if (Calendar.getInstance().after(validDate)) {
    catalog_outdated = 1;
}

Answer:

Note that the right format is (“dd/MM/yyyy”) before the code works. “mm” means minuts !

String valid_until = "01/07/2013";
SimpleDateFormat sdf = new SimpleDateFormat("dd/MM/yyyy");
Date strDate = null;
try {
    strDate = sdf.parse(valid_until);
} catch (ParseException e) {
    e.printStackTrace();
}
if (new Date().after(strDate)) {
    catalog_outdated = 1;
}

Answer:

Calendar toDayCalendar = Calendar.getInstance();
Date date1 = toDayCalendar.getTime();


Calendar tomorrowCalendar = Calendar.getInstance();
tomorrowCalendar.add(Calendar.DAY_OF_MONTH,1);
Date date2 = tomorrowCalendar.getTime();

// date1 is a present date and date2 is tomorrow date

if ( date1.compareTo(date2) < 0 ) {

  //  0 comes when two date are same,
  //  1 comes when date1 is higher then date2
  // -1 comes when date1 is lower then date2

 }

Answer:

String date = "03/26/2012 11:00:00";
    String dateafter = "03/26/2012 11:59:00";
    SimpleDateFormat dateFormat = new SimpleDateFormat(
            "MM/dd/yyyy hh:mm:ss");
    Date convertedDate = new Date();
    Date convertedDate2 = new Date();
    try {
        convertedDate = dateFormat.parse(date);
        convertedDate2 = dateFormat.parse(dateafter);
        if (convertedDate2.after(convertedDate)) {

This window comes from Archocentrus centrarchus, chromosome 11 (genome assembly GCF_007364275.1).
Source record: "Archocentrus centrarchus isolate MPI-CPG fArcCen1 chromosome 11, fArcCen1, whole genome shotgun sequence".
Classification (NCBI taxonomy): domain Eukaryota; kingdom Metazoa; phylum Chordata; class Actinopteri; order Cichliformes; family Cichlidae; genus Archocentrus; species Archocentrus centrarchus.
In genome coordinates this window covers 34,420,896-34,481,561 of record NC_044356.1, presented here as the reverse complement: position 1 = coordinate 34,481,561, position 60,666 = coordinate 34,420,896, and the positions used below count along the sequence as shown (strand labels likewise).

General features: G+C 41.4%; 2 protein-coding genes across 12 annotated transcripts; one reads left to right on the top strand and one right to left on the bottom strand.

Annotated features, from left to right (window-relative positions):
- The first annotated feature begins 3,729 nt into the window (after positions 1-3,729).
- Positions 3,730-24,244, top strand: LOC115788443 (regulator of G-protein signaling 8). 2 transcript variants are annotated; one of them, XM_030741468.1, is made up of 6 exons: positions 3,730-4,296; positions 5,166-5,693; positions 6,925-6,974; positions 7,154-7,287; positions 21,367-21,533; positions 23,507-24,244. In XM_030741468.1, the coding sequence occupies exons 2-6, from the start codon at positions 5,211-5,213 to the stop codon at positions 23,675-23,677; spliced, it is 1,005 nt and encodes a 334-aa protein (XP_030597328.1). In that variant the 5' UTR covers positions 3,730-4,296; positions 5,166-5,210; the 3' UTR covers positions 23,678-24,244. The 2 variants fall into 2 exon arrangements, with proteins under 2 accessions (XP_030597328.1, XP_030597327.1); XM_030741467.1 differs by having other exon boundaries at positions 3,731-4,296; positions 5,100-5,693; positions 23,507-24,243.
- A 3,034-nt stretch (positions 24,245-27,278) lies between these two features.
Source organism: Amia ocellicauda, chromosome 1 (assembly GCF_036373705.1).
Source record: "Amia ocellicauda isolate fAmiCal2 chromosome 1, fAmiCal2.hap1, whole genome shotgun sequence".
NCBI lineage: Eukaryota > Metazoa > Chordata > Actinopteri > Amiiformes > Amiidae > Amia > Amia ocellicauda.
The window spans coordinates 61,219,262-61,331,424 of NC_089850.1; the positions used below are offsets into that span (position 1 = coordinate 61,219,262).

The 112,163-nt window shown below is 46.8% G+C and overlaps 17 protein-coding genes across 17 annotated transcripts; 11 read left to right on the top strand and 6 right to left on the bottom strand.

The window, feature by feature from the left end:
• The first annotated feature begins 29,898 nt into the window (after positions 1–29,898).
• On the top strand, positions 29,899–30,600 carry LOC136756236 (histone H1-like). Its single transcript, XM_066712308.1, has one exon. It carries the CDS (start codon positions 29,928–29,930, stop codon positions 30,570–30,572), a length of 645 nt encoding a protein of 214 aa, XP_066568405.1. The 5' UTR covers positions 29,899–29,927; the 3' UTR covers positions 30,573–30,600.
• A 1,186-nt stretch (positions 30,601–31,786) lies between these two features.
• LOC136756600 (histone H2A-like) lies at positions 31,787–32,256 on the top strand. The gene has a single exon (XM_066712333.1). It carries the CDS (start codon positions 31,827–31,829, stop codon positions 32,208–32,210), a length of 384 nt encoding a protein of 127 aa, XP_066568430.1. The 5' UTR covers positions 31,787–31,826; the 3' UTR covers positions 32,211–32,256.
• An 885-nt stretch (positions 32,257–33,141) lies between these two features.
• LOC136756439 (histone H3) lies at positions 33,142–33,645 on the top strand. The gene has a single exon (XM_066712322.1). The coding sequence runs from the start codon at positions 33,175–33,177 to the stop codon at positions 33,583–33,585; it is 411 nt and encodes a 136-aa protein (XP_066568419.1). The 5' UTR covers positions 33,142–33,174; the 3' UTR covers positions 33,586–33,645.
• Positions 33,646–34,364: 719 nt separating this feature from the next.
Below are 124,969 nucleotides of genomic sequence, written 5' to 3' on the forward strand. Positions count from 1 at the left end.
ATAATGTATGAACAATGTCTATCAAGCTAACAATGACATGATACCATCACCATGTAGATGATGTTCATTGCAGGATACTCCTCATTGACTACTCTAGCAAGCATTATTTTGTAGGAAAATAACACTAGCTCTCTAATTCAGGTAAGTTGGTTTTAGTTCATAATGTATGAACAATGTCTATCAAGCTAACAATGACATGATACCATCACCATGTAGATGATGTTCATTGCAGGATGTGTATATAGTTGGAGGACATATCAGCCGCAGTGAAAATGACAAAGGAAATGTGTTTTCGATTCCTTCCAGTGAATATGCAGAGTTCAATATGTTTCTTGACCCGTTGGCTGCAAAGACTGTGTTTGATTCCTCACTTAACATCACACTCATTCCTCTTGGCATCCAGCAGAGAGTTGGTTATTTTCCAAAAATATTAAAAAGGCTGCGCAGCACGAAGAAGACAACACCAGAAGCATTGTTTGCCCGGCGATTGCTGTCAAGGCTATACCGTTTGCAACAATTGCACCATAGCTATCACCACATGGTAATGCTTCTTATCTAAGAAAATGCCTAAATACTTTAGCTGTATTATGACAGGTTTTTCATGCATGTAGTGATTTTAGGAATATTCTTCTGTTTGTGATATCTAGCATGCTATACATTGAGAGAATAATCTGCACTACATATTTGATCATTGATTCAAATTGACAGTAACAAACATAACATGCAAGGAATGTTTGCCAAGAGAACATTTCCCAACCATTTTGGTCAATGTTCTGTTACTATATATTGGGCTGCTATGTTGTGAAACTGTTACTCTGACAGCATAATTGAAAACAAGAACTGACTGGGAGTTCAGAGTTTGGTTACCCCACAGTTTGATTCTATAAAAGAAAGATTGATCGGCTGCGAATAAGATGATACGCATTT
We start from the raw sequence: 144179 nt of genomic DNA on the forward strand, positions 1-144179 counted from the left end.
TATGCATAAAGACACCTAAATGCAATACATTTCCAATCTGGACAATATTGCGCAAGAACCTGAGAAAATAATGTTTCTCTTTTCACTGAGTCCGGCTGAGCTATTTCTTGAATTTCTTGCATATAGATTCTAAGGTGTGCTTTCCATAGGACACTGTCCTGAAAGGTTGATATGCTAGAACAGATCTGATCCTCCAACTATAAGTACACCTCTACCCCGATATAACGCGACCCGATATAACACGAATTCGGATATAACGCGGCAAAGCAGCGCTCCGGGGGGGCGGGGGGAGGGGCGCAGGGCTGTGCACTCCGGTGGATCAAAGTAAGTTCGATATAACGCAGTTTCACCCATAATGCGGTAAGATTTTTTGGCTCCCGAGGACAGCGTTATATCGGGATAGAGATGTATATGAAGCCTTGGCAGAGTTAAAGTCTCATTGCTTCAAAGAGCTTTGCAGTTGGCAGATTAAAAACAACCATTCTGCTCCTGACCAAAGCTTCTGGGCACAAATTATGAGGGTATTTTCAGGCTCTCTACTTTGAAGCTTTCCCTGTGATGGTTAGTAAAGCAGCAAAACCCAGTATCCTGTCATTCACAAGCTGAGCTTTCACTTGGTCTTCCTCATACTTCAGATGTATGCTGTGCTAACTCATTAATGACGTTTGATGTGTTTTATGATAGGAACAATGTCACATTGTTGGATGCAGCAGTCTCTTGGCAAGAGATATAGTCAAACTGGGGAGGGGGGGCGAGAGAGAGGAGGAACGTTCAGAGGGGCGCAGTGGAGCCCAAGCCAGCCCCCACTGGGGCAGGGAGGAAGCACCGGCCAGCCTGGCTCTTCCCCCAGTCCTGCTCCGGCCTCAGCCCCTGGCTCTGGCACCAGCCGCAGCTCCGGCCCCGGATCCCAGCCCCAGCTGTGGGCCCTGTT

txtView.setText("true");
        } else {
            txtView.setText("false");
        }
    } catch (ParseException e) {
        // TODO Auto-generated catch block
        e.printStackTrace();
    }

it return true..
and you can also check before and equal with help of date.before and date.equal..

Answer:

SimpleDateFormat dateFormat = new SimpleDateFormat("yyyy-MM-dd",Locale.getDefault());
Calendar calendar1 = Calendar.getInstance();
Calendar calendar2 = Calendar.getInstance();

Date date1 = dateFormat.parse("2013-01-01");
Date date2 = dateFormat.parse("2013-01-02");

calendar1.setTime(date1);
calendar2.setTime(date2);

System.out.println("Compare Result : " + calendar2.compareTo(calendar1));
System.out.println("Compare Result : " + calendar1.compareTo(calendar2));

Compares the time represented by this Calendar to that represented by the given Calendar.

Returns